During this week, if you have a missed miscarriage instead of an early pregnancy, you may develop symptoms of a miscarriage. It may be helpful to familiarize yourself with the most common signs and symptoms of an early miscarriage.

Calculating Miscarriage Risk

Calculating a mother's risk of pregnancy loss depends largely on her age. According to the American College of Obstetricians and Gynecologists, the risk of miscarriage for women changes significantly with age.

The Woman's Age Average Risk of Miscarriage
20-30 years old 9-percent to 17-percent
35 years old 20-percent
40 years old 40-percent
45 years old 80-percent

If You Experience a Miscarriage

If you do experience a missed miscarriage, which can be extremely traumatic (both physically and emotionally), there are resources available that can help you and your partner get through this difficult period.

Ask your doctor if there are any in-person support groups in your area, and/or seek out anonymous online support in one of the many online miscarriage support groups or support communities.

You can also check out online resources like Miscarriage Matters, a site run by a charitable organization that offers online live chats. 

Miscarriage Resources

If you're just hearing about missed miscarriages and more, you may be feeling confused about all of the terminology used to describe miscarriages, for example, terms such as a blighted ovum, a chemical pregnancy, a molar pregnancy, and more. Ask questions. If you don't understand something your obstetrician is saying, ask her to explain it in a different way.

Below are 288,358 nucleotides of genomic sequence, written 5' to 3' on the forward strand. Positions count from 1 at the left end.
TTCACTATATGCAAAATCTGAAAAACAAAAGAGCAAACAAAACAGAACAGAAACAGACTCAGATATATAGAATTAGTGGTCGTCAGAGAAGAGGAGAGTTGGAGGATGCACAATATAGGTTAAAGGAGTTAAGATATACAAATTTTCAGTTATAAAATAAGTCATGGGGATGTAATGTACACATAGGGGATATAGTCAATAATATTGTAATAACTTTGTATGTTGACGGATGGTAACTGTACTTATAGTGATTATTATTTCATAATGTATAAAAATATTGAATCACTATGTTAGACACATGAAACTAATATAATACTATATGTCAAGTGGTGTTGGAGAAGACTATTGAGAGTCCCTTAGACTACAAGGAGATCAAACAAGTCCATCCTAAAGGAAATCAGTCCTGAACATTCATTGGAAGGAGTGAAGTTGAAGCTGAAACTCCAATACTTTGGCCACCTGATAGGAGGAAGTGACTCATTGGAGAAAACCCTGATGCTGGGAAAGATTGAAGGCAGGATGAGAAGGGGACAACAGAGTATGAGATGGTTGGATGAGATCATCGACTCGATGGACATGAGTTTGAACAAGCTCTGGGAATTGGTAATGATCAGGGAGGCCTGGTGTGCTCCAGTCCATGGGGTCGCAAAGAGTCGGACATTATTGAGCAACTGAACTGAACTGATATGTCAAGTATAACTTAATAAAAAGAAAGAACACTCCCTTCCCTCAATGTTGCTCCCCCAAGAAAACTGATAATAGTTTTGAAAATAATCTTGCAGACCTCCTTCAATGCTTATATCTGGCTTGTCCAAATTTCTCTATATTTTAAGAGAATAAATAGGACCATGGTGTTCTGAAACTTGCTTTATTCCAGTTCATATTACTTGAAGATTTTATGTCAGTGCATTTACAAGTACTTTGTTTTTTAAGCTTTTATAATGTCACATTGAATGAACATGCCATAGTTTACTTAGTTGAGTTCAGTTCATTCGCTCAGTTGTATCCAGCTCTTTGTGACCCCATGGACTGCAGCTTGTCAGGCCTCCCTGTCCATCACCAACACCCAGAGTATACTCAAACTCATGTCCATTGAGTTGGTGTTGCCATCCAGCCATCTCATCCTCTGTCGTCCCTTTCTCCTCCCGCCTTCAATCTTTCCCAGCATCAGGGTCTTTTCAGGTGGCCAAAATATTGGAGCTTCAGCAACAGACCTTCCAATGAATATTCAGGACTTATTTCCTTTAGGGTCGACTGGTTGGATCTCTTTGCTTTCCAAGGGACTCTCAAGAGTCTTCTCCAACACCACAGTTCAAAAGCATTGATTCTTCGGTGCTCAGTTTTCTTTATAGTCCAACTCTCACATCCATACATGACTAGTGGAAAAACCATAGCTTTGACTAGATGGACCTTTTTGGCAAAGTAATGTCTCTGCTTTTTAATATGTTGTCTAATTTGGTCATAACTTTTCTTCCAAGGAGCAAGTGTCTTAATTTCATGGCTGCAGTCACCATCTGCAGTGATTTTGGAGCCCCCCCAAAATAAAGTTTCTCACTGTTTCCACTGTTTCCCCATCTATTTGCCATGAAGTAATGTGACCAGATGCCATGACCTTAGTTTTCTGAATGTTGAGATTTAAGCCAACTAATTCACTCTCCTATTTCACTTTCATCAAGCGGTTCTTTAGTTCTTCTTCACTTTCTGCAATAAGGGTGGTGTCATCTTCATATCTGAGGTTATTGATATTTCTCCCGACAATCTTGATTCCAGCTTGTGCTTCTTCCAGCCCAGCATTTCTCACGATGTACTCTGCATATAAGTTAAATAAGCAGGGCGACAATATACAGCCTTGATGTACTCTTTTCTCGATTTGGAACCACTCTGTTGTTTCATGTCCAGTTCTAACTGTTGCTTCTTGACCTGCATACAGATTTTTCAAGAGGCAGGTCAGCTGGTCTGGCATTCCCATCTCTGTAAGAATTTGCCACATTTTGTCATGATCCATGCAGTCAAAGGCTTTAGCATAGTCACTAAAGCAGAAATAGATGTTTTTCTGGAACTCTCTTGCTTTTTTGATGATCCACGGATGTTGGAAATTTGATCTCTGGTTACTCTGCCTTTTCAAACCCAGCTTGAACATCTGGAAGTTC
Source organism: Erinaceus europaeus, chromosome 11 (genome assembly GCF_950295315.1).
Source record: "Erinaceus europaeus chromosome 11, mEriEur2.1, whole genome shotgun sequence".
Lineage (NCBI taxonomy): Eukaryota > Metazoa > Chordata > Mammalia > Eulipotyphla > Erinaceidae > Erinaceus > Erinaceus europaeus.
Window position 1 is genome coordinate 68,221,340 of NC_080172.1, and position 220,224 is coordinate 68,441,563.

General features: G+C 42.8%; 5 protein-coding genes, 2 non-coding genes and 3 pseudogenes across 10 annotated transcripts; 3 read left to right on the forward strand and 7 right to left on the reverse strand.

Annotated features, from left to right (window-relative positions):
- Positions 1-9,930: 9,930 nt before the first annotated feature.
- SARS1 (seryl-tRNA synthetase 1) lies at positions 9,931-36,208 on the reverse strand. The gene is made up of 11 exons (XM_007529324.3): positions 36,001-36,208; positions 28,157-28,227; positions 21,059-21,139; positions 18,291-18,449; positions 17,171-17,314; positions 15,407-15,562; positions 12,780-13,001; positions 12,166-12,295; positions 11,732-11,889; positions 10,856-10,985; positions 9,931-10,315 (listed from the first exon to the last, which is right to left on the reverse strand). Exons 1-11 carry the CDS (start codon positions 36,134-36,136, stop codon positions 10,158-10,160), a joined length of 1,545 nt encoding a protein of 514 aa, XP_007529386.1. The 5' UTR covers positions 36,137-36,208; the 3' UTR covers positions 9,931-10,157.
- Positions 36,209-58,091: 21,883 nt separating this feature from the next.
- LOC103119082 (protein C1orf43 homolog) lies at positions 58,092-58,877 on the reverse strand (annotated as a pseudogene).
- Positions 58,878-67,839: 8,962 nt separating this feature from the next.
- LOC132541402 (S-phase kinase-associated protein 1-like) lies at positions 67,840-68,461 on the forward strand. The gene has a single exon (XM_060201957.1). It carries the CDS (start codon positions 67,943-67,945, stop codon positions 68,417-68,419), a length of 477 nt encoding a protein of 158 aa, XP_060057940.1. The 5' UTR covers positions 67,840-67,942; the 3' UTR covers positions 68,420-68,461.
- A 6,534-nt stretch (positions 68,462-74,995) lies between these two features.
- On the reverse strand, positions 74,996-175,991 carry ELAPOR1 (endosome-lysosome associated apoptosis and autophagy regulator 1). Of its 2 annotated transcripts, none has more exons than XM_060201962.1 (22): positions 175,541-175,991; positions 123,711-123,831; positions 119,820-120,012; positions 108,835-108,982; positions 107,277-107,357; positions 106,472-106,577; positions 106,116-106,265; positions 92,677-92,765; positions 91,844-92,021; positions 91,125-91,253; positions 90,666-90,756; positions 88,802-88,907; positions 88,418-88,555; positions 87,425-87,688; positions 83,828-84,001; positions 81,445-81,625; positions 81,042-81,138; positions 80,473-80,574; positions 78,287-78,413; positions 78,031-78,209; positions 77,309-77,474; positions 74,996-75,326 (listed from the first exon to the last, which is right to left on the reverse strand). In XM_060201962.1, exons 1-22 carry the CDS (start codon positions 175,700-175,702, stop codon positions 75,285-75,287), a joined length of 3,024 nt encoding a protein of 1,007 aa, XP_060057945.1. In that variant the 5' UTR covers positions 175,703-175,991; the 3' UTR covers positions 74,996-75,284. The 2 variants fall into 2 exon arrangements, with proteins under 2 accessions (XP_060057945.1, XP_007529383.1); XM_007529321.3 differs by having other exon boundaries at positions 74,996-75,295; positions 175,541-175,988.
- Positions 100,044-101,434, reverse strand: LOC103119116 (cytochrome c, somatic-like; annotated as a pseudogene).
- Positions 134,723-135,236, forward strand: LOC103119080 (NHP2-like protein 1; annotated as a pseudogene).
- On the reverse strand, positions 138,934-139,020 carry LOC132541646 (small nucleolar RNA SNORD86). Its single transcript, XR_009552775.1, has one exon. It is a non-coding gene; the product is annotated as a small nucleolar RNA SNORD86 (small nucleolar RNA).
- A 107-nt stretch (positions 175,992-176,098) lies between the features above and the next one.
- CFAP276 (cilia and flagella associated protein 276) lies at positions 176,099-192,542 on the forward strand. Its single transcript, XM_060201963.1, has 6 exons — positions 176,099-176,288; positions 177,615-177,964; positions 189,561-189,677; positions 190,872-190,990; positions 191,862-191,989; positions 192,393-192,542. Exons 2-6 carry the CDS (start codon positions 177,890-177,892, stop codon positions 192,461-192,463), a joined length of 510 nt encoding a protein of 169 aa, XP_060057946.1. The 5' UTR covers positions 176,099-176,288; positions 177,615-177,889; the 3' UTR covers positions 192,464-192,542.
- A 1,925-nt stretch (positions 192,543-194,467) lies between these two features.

Wondering about the possibility of miscarriage, or coping with a miscarriage, is difficult enough when you are able to understand the medical lingo. It can be even more frightening if you feel like you are listening to a foreign language.

Here are some answers to the questions people often ask with first trimester miscarriages but write down any questions you have so that you remember to ask. Answers won't bring back a baby lost to miscarriage but may help you as you cope in the weeks and months to follow.

3 Sources
Verywell Family uses only high-quality sources, including peer-reviewed studies, to support the facts within our articles. Read our editorial process to learn more about how we fact-check and keep our content accurate, reliable, and trustworthy.
  1. Morin L, Cargill YM, Glanc P. Ultrasound Evaluation of First Trimester Complications of Pregnancy. J Obstet Gynaecol Can. 2016;38(10):982-988. doi:10.1016/j.jogc.2016.06.001

  2. Barnhart K, Sammel MD, Chung K, Zhou L, Hummel AC, Guo W. Decline of serum human chorionic gonadotropin and spontaneous complete abortion: defining the normal curve. Obstet Gynecol. 2004;104(5 Pt 1):975-81. doi:10.1097/01.AOG.0000142712.80407.fd

  3. The American College of Obstetricians and Gynecologists. ACOG Practice Bulletin.

Additional Reading

By Krissi Danielsson
Krissi Danielsson, MD is a doctor of family medicine and an advocate for those who have experienced miscarriage.